Women alone are allowed to worship at this temple dedicated to Kanya Kumari’s mother, Kanya Ma Bhagawati Durga, which is well-known in the area. This temple, which is situated in Kanyakumari, is dedicated to Kanya Maa Bhagawati Durga, who is claimed to have traveled to an isolated region in the middle of the ocean for Tapasya in order to beg Lord Shiva to be her spouse, according to legend.
According to the Puranas, the spine of a Sati was found on the shrine’s foundation. The deity is also referred to as the Goddess of Sanyasa in certain circles. As a result of these restrictions, only sanyasi males are permitted to access the temple grounds up to the gate, whereas married men are barred from doing so.
Santoshi Maa ‘Vrat’
Only ladies and unmarried girls participate in the celebration of Santoshi Maa Varat. There were no males on the fast or on the Varat of Santoshi Maa that I noticed. On that day, it is also illegal to consume sour fruits or prickles of any kind. Despite the fact that males attend the Santoshi Maa temple to pray, there is very little activity on the Varat of Santoshi Maa.
Women and unmarried girls are required to follow the ‘vrat’ for Santoshi Maa on a rigorous basis. During that time period, they are not permitted to consume sour fruits or pickles. The goddess may be worshipped in the temple, and males are permitted to attend, however they are severely barred from entering the grounds on Fridays.
Temple of Lord Brahma
The temple, which dates back to the 14th century and is situated in Pushkar, Rajasthan, prevents married males from accessing its grounds. This temple is the only one of its kind in the world. According to the Puranas, Lord Brahma had conducted a yajna at Pushkar Lake with his wife Goddess Saraswati, who was late for the occasion due to a traffic jam.
Because of this, Lord Brahma married Goddess Gayatri and performed the ritual as a result of which Goddess Saraswati cursed the temple, saying that “no married man is allowed to visit the inner sanctum lest trouble arises in his marital life.” As a result, no married man is allowed to visit the inner sanctum. This is one of the reasons why males are not permitted to access this shrine.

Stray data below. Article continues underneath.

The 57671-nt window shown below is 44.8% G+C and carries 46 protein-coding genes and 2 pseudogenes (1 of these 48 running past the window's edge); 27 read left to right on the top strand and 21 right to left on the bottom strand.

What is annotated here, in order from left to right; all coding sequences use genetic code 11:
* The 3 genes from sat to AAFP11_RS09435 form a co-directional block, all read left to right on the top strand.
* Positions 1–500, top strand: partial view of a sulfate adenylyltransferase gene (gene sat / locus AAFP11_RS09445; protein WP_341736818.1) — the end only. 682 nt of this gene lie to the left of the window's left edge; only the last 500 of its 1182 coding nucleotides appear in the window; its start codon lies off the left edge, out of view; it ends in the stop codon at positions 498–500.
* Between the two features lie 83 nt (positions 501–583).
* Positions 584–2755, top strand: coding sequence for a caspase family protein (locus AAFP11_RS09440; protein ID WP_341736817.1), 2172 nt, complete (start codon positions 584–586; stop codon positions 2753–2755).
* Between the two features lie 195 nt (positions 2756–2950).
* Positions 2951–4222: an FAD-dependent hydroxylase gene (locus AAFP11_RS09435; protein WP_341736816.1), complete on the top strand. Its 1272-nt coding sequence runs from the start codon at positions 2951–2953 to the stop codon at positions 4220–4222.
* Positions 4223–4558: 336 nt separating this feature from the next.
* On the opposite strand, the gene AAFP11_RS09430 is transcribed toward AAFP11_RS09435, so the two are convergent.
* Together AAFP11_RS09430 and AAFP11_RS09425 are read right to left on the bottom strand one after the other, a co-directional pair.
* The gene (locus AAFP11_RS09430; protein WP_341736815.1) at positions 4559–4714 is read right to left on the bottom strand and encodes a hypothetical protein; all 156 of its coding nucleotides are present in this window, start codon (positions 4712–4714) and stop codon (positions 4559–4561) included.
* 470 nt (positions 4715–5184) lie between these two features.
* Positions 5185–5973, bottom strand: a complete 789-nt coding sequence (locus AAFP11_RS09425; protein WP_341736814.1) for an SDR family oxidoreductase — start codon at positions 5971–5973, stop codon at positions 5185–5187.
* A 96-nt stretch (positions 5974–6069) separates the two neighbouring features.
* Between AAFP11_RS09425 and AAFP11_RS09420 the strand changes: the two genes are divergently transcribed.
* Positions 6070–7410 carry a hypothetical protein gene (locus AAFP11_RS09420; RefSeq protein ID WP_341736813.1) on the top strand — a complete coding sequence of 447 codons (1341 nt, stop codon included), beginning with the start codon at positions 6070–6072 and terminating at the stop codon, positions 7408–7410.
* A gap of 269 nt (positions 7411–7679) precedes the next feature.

Trimbakeshwar Temple Nasik, Maharashtra, India
Females were not permitted to access the inner sanctum of this temple dedicated to Lord Shiva until 2016, after which the Bombay High Court ruled that even men should not be permitted to visit the inner sanctuary if women are not permitted to do so. Since then, males have also been prevented from joining in order to preserve gender parity in the workplace.
Kamakhya Temple Assam’s Kamrup
During their menstrual cycle, only women are permitted to access the temple’s grounds. Only female priests, known as sanyasis, are employed at the temple, where the menstruation cloth of Maa Sati is regarded exceedingly auspicious and is handed to worshipers on a daily basis.
It is stated that Lord Vishnu sliced Maa Sati’s waist with his Sudarshan Chakra, causing her waist to fall on the location where the temple is now located, which is where the temple was erected.
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Meet Krishnaprasath Krishnamoorthy, a Yoga, Vedanta, and Hindu spiritual aspirant with a passion for sharing the ancient wisdom and practices of Sanatana Dharma with others. With 20 years of experience on the spiritual path, Krishnaprasath Krishnamoorthy has a deep understanding of the physical, mental, and spiritual benefits of Yoga, Vedanta, and Astrology.